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Just Being Lucid
Posted by Jonathan
on 02/18/08
lucid bottle

One of the first absinthe brands to finally crash the US market is a new one, formulated by one of the leaders of today's absinthe community, T..A. Breaux. Called lucid(sic) Absinthe Supérieure, it is imported by Viridian Spirits and has quite the slick web site. We purchased a bottle at the local liquor store (be still our beating hearts!) for about US$65, not necessarily an impulse buy price to be sure. We have had a couple of sessions with lucid and these are our impressions.

The bottle is pretty striking, although to these conservative eyes, it brings to mind the story of the Mexican beer that first had the bottle designed and then the beer to fill was sought out. It seems to draw too much attention to the overhyped "mystery" of absinthe, but hey, we'll let it go, I guess.

The initial aroma of lucid is rather tame, an indicator of things to come. It certainly smells of anise and other herbs, but in a restrained manner, like it is afraid to scare you away. Pouring it into a glass confirms this shy, retiring mannerism, as the color is equally restrained, being a light pale green. While certainly absinthe, its affect on the eyes and nose belie the aggressive stance hinted at by the bottle.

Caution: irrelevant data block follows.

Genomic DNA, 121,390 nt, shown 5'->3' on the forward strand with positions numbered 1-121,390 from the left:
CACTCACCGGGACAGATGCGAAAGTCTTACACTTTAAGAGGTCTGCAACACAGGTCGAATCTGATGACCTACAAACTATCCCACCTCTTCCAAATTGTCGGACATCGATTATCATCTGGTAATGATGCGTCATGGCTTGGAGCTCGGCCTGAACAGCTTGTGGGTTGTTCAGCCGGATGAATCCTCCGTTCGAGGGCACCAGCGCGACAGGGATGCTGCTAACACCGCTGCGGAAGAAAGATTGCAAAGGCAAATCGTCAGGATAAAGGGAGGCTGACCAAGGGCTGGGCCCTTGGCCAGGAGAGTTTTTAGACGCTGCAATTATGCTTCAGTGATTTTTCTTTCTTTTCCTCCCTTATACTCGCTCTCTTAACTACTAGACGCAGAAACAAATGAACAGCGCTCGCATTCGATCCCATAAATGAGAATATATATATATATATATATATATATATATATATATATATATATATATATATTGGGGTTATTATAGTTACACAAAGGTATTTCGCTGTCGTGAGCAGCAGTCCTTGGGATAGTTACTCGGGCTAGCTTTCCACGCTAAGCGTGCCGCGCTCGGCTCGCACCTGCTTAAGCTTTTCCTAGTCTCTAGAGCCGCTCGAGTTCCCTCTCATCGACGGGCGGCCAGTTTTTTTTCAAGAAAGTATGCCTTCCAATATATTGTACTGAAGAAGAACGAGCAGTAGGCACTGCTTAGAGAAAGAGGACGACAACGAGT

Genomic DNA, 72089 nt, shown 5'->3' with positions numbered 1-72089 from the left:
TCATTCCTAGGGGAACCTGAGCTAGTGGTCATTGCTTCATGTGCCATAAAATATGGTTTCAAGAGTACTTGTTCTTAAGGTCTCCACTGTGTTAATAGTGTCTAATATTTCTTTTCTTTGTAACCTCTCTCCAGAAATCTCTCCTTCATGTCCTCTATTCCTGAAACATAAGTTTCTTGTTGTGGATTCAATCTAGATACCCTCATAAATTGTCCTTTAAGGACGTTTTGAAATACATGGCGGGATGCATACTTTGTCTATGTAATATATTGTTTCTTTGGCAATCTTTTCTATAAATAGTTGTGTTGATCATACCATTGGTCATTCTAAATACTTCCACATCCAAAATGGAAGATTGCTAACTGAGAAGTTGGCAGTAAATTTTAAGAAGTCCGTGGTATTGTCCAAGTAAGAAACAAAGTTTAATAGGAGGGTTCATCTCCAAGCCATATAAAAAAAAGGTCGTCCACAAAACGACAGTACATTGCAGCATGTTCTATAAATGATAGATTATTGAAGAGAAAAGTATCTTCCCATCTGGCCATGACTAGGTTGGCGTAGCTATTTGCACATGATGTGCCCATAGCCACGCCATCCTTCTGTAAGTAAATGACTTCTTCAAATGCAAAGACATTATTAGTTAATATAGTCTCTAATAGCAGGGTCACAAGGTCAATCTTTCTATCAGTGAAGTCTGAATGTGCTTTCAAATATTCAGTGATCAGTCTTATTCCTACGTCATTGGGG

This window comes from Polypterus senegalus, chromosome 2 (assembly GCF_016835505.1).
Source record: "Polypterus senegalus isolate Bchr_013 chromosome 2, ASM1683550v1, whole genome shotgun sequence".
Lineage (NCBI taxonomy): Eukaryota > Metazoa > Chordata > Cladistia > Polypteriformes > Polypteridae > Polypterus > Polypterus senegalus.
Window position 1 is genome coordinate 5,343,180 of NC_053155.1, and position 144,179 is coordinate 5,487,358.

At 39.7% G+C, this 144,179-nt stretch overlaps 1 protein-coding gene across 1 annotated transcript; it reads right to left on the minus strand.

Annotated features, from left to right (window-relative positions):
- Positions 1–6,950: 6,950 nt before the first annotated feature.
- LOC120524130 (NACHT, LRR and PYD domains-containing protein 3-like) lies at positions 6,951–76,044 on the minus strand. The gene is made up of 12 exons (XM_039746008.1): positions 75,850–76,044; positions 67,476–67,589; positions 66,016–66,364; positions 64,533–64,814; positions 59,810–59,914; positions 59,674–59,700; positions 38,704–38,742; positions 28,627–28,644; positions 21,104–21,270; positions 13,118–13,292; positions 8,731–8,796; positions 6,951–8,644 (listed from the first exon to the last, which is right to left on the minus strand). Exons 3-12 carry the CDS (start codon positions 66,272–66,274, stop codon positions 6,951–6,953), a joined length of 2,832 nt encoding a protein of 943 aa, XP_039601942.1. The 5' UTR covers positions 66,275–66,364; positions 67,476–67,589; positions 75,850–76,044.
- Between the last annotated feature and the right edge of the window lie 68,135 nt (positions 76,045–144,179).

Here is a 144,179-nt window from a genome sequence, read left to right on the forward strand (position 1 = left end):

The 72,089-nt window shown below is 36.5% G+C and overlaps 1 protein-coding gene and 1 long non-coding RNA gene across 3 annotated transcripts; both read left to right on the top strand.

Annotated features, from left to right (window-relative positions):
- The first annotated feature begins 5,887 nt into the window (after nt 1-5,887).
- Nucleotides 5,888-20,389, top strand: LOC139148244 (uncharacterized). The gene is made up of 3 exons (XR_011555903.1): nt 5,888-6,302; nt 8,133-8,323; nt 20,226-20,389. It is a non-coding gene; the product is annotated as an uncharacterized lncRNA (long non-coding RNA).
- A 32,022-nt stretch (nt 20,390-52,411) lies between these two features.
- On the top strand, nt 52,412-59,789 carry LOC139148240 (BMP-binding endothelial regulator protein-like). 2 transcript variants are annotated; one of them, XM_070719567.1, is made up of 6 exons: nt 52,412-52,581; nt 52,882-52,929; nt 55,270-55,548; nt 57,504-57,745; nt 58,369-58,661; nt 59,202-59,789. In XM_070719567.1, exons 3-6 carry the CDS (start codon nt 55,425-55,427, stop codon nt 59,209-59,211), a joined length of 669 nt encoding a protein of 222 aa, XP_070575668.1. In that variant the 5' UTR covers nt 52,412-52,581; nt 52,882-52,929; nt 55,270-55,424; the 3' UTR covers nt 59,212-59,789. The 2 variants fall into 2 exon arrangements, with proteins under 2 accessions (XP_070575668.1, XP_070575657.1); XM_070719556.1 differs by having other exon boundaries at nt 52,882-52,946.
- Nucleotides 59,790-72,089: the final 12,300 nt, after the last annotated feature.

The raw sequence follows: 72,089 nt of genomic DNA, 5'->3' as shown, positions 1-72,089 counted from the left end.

The louche is good, with the final color being, again, very pale, a white with emerald hints. It does release more of that wonderful absinthe fragrance we've all come to enjoy. Even now, many tasting sessions later, we still get an almost Pavlovian reaction to the redolence of absinthe, even one as quiet as we get from the lucid.

And drinking lucid re-emphasizes the laid back nature of its recipe. Perhaps aiming to not scare off the nearly virgin American palette, lucid is an easy on the tongue, relatively low alcohol (62%) verte absinthe. We have been drinking it with one cube of sugar, but our next glass perhaps should be sans sugar, to give the taste a chance to stand out more. As it is, a pleasant if not particularly outstanding drink.

A ground breaking liquor in its own right, Viridian deserves kudos for creating a good absinthe aimed squarely at the American market. A solid product, creatively marketed, lucid should go a long way towards easing fears of the "devil in a bottle". But I don't think we are being absinthe snobs here at InAbsinthia when we say that it isn't a specially challenging absinthe, with its pretty laid back nature. But that is, we believe, its destiny and, as such, it does a good job. We will have to try it without the sugar to get more of its taste, but I don't think it will be leaping to the fore of our liquor shelf.

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